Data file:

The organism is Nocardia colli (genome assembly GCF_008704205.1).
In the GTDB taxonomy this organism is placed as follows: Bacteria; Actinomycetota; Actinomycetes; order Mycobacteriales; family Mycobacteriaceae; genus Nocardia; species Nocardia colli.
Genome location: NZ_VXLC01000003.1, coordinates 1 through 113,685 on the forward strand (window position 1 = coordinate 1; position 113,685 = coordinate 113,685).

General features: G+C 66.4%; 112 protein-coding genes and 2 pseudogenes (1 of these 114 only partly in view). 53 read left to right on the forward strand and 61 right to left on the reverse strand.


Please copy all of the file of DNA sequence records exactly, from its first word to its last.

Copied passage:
The organism is Nocardia colli (genome assembly GCF_008704205.1).
In the GTDB taxonomy this organism is placed as follows: Bacteria; Actinomycetota; Actinomycetes; order Mycobacteriales; family Mycobacteriaceae; genus Nocardia; species Nocardia colli.
Genome location: NZ_VXLC01000003.1, coordinates 1 through 113,685 on the forward strand (window position 1 = coordinate 1; position 113,685 = coordinate 113,685).

General features: G+C 66.4%; 112 protein-coding genes and 2 pseudogenes (1 of these 114 only partly in view). 53 read left to right on the forward strand and 61 right to left on the reverse strand.